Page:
Governance, compliance and new electronic business processes are radically changing the security landscape in a multitude of ways. One of the most profound of these changes is a lot more integration between identity and security.
Yes, these two disciplines have always been complementary, but large organizations now want to align security policies with specific users, roles, and business initiatives. This demands technology integration that aligns access and security policies with networks, applications, and data.
Assuming that this trend continues, which vendors are best positioned? Here is my quick take:
From a technology perspective, IBM and Microsoft are in the best position with broad portfolios of identity and security offerings. Microsoft has already anticipated identity/security integration through its product strategy, roadmap, and organization. IBM's identity installed base and services muscle are also valuable assets. CA is also a leader in my book. Although its security portfolio is not as extensive as IBM or Microsoft, it earns points with its identity leadership, Global 2,000 installed base, and mainframe coverage.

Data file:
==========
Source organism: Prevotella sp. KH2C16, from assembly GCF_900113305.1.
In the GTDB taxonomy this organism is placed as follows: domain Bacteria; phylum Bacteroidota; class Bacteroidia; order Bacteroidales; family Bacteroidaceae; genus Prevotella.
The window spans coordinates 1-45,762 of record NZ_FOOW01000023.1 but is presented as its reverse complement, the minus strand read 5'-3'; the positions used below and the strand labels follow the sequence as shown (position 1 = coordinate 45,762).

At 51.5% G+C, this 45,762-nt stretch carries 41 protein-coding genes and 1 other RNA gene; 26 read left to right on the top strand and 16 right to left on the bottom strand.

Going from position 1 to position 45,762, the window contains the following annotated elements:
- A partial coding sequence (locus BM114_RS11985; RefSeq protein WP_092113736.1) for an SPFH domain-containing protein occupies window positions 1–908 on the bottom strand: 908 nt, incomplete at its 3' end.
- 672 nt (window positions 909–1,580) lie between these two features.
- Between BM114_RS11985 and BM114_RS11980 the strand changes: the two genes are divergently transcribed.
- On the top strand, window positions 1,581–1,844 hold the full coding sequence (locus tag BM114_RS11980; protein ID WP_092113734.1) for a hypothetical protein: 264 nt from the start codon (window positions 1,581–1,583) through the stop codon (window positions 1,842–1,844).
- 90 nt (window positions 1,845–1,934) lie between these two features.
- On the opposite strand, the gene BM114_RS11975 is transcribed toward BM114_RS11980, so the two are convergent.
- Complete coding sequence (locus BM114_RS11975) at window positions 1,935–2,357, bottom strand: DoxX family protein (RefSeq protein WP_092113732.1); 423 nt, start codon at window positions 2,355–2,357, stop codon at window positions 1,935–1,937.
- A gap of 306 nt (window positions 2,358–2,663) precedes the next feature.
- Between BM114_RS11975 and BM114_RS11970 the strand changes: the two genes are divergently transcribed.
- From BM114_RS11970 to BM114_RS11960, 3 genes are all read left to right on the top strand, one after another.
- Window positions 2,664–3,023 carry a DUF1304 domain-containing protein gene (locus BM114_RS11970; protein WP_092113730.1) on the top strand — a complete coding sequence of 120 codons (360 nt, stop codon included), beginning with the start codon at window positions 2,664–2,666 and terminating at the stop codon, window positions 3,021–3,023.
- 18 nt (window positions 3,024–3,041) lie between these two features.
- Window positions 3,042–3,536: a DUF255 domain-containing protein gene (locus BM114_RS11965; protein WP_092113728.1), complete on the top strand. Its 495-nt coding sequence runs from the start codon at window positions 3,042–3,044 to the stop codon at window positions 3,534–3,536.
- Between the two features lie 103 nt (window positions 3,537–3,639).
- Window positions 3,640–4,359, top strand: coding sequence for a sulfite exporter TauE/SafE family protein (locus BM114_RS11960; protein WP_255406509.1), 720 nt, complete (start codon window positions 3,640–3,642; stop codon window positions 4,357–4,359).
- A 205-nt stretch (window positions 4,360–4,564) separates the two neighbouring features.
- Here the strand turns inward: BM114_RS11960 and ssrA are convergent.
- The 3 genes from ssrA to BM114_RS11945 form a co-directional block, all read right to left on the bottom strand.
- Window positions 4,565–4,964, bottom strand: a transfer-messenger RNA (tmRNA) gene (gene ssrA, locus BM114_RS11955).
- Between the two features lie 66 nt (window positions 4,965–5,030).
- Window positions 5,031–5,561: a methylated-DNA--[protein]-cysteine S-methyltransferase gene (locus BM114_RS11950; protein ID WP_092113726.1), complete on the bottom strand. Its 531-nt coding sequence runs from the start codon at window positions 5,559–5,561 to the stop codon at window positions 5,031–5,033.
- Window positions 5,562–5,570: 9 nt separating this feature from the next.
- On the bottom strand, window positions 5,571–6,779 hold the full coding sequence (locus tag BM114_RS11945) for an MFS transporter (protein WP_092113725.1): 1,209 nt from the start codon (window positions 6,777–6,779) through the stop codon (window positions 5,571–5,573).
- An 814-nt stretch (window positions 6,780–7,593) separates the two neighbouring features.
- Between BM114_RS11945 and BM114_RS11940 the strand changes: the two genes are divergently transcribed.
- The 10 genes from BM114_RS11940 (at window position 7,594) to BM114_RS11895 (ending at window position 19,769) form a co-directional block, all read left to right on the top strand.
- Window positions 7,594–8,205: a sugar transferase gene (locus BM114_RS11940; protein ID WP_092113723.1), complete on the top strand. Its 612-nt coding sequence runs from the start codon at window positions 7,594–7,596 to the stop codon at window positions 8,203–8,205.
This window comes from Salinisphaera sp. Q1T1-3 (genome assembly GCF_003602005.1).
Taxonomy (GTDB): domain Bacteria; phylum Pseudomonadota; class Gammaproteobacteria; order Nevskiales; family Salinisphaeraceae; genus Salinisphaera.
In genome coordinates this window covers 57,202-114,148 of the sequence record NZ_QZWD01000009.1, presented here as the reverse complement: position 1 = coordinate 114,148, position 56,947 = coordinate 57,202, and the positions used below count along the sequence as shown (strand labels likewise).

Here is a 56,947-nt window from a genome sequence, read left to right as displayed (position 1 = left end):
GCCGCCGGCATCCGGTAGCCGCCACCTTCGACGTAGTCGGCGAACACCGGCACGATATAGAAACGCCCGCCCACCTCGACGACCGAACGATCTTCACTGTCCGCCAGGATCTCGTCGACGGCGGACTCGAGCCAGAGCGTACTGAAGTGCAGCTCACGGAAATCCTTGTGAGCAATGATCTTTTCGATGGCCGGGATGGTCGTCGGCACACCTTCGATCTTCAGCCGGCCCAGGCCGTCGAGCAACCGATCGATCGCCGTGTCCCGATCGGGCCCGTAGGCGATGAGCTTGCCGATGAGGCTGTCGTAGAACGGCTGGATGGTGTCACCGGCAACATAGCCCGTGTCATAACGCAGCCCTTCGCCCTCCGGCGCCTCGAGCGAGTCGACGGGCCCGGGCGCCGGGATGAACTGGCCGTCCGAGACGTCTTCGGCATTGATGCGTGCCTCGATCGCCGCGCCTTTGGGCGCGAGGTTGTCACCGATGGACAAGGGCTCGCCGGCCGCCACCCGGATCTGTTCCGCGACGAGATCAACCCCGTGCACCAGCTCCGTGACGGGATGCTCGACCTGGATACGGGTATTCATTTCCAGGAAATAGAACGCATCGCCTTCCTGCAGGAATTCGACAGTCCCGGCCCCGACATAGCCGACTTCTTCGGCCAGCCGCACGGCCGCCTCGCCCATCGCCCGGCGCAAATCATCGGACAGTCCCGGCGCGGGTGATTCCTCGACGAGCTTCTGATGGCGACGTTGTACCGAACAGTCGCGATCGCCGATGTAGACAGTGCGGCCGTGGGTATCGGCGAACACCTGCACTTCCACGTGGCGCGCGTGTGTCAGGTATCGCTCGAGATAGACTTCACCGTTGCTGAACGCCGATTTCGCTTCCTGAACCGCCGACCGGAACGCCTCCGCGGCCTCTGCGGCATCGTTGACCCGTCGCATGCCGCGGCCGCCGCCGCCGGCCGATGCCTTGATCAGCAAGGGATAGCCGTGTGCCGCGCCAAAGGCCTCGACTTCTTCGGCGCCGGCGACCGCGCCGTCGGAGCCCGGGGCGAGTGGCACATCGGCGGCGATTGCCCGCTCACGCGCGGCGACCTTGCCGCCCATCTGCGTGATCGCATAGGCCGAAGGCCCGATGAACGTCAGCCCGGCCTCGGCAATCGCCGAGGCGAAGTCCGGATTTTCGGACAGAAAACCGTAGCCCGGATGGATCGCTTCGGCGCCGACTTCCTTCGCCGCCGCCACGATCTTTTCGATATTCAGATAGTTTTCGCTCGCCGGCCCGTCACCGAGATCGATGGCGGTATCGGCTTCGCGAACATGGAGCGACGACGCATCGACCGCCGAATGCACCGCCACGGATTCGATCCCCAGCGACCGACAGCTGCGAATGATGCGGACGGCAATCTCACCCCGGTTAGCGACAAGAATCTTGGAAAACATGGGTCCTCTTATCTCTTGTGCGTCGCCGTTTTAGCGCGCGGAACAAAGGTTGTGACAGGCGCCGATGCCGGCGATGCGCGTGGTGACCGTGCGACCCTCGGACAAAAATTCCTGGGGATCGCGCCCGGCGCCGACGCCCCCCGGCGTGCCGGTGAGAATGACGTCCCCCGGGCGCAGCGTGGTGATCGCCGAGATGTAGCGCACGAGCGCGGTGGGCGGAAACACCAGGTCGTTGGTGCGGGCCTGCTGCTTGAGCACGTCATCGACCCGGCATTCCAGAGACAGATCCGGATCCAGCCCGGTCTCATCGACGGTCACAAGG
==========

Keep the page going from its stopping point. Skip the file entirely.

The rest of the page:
HP has great industry knowledge, services prowess, and licenses all the technology it needs. Close behind HP are a myriad of other services-led firms like Accenture, CSC, Deloitte, PWC, and Unisys. I also place Novell on this list as it has great technology but needs some help to sell outside its legacy base.
The dark horses:
Oracle has some but not all of the pieces but it may want to go deeper into security now that it owns Sun. Symantec has no identity presence but could partner or buy its way in. Ditto for Cisco and EMC/RSA. Juniper's strong portfolio of security and network identity products (i.e. RADIUS, identity and policy control) may make it the go-to partner for marrying network- and application-layer identity. Courion could be scooped up.
The question marks:
There will always be a market for stand-alone security vendors but without a strong identity play, vendors like Check Point, McAfee, Websense and others may find themselves moving toward increasingly narrow niches.